Tuesday, March 23, 2010

The 40-Week Moving Average Rule

This is a clip from a piece I wrote for the Canadian Securities Institute way back in April 2006

The 40-Week Rule:

The 40-week moving average (MA) is an industry standard for identifying trends. Keep in mid the 40-week on a weekly chart is the same as the 200-day on a daily chart. The rule is quite simple, if the PRICE is above the MA and the MA is pointed UPWARD, the trend is up. The trend is down if the PRICE is below the MA and the MA is pointed DOWNWARD.

I will also use the 40-week or 200-day MA to gage volatility and support levels.

Up trends and down trends in stocks can persist from several weeks to several years. A stock in an uptrend such as Dow component Boeing Co. will advance upward above its 40 week MA in a zigzag motion caused when it runs upward from the MA corrects down to the MA and then repeats the pattern over and over until the up trend comes to an end. Investors who are long the stock may reduce when the stock is “too far” above the MA and subsequently re-acquire the stock when it returns to support at the MA. New investors should never buy a stock when it is “too far” from the MA but rather enter when the stock returns to the MA. The problem is to define what “too far” is in terms on per cent.

What we are actually doing here is measuring volatility. I have found that volatility is normally higher in the micro-cap technology and resource stocks that typically trade under $5. It is not unusual for a copper or gold exploration company to trade up to 100% to 150% above the 40-week MA before a corrective period sets in.

A mid-cap industrial will rarely run above 50% above the 40-week MA and the larger caps will rarely run 20% above the 40 week MA and stock indices usually max out at the 10% level above the MA

To-day we will look for any stock that “returns to support at the MA” and fails to rebound by breaking down under the 40-week MA and possibly setting up a new down trend. A filter run last night at the close of March 22, 2010 selected over 25 issuers over the price of $3 that have just traded under their 40-week or 200-day MAs. To my surprise the list was populated by gold stocks. In other words we have a birds-of-a-feather sector failure. One example is Goldcorp a stock that is owned and loved by the BNN “experts” as set out on http://www.stockchase.com/Company-sl--slq-ID-slv-Goldcorp--Inc.php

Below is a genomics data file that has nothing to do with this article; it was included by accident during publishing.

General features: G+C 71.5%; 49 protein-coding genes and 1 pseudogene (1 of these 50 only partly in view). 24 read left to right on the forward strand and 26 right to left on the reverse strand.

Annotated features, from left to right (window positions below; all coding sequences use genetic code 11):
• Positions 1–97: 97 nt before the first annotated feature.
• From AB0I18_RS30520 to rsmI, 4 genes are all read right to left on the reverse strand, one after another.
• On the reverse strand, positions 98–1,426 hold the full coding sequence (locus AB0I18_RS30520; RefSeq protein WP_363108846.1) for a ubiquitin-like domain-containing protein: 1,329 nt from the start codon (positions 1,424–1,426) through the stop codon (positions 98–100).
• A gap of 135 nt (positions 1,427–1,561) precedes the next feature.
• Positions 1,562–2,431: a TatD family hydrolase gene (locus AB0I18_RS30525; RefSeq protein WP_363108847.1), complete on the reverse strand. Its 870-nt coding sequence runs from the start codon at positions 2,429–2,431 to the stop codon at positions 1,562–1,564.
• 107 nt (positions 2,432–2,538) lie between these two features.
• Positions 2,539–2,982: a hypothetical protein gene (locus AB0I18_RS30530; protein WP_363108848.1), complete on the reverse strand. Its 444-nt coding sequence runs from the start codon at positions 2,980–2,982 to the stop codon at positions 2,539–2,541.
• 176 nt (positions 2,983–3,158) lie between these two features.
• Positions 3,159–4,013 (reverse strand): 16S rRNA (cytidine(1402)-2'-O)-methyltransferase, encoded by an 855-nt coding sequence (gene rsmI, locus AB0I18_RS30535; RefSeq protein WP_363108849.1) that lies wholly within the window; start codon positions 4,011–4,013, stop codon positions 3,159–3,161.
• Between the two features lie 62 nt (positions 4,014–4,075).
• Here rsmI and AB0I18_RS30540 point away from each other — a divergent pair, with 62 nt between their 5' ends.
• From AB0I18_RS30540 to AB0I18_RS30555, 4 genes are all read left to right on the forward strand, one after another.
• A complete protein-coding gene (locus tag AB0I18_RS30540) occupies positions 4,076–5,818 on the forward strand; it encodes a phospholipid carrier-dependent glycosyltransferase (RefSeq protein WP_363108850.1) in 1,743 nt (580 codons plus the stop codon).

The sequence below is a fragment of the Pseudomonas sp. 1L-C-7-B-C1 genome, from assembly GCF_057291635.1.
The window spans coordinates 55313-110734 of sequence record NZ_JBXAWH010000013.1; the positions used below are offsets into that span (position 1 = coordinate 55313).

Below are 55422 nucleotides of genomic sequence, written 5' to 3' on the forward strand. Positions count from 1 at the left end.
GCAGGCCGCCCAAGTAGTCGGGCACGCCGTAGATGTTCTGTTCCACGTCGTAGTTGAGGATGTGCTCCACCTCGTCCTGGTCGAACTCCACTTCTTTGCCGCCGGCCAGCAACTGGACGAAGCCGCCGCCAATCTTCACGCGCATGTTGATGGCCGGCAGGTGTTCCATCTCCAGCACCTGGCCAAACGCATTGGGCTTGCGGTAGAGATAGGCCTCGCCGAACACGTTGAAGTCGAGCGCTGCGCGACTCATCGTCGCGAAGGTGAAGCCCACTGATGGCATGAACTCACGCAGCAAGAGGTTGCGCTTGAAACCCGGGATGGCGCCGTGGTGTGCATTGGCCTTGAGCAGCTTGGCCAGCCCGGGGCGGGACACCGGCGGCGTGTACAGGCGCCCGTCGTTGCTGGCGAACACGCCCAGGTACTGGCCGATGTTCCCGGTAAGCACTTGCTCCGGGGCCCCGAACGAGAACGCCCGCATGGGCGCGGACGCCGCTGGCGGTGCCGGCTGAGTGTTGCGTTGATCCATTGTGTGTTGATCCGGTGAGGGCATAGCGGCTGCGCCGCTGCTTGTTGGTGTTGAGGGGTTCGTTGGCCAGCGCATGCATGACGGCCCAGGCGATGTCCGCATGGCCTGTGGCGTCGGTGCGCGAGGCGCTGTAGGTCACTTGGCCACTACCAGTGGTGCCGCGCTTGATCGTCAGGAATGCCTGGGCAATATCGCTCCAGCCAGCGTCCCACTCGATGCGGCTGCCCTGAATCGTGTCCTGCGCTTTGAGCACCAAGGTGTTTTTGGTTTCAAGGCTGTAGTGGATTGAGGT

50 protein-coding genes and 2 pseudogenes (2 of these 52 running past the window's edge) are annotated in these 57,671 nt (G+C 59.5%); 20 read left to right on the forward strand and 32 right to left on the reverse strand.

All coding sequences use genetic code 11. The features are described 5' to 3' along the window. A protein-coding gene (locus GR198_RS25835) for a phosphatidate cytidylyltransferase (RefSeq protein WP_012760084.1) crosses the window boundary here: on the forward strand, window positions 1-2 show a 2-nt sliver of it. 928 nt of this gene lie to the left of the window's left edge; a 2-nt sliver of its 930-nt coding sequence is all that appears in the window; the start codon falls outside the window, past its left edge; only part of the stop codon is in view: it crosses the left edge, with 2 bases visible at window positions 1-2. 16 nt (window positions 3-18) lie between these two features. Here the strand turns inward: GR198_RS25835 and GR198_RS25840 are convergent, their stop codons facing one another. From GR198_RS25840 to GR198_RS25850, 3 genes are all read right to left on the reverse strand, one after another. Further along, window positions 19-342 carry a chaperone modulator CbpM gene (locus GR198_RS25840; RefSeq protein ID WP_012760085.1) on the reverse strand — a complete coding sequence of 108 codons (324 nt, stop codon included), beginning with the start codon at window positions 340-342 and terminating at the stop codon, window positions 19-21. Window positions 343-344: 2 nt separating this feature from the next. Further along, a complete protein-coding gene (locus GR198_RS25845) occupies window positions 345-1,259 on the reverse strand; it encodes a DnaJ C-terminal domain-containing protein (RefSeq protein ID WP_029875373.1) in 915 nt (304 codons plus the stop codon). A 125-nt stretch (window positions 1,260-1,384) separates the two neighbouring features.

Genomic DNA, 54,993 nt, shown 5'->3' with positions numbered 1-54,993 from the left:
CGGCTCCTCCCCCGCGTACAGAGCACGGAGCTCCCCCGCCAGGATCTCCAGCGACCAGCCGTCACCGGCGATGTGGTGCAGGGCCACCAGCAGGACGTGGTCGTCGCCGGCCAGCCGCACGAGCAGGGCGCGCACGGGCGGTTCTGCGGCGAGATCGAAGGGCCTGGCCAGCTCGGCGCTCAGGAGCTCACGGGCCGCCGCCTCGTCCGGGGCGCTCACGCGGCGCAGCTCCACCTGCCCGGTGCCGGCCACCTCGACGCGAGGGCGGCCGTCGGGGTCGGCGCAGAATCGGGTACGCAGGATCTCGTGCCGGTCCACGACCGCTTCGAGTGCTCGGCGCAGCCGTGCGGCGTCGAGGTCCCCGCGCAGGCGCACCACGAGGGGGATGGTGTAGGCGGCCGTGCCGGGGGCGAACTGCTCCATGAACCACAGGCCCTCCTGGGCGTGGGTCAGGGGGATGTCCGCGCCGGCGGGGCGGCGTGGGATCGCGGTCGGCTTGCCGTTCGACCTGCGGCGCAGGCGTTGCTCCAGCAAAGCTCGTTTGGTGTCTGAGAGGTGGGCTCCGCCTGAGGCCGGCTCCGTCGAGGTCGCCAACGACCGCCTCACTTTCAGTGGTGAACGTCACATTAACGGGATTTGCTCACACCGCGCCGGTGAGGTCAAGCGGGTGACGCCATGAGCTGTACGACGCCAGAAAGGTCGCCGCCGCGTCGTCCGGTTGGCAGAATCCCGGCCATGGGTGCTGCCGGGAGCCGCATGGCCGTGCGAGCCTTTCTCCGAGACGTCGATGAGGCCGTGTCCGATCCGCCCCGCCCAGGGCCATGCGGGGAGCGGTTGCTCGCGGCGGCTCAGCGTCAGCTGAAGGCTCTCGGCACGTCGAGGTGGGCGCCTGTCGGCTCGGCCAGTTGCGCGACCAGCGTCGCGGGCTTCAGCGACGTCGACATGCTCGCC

One wonders if they all own and love Goldcorp, who is left to buy?


Prudent Man said...

Hi Bill, is there a rule of thumb for when a stock price that has been in an uptrend above the 40 WMA, then corrects and over shoots the 40 WMA to the downside and then reverses back above the 40 WMA. I'm finding that my stops placed below the 40WMA are getting triggered by a daily wide candle and then the stock settles back above the 40 WMA a few days later. Thanks

Gettingtechnical.com said...

Hello Prudent Man

OK so I assume the use of a simple 40w or 200d MA - now on a break under the MA I would not act for at least 10-days just to make sure it is not a false move. See if the stock will climb back and see of the MA is still pointed upward - a good example right now is PD.un just above the 40wma (7.24) over the next 10-days we will have either a sell or a buying opportunity

Prudent Man said...

Thanks Bill, coincidentally PD.un is the exact stock that I was stopped out at $7.45, with a small profit. I will now watch to see if it can get back up over the 200 DMA, and still sloping up over the next 10 days, and decide if to re-enter a position, with a sell stop just below the last recent low. One other question, would you ever use a 150 DMA or 30 WMA and if so when?

Trading Student said...

Hello Bill, is it better to use a 40 week simple moving average or exponential moving average when applying this rule? When I look at PD.UN with a 40 week simple moving average, it hasn't fallen below it and the up slope looks better. Thank you.

Gettingtechnical.com said...

Hello Guys

I think OK to use a 30 week as long as you stick to the strategy but do not do a flip-flop with a 30and then 40wma - we call that curve-fitting. On the simple and weighted issue a weighted MA is faster but will also deliver more false signals - Bill Carrigan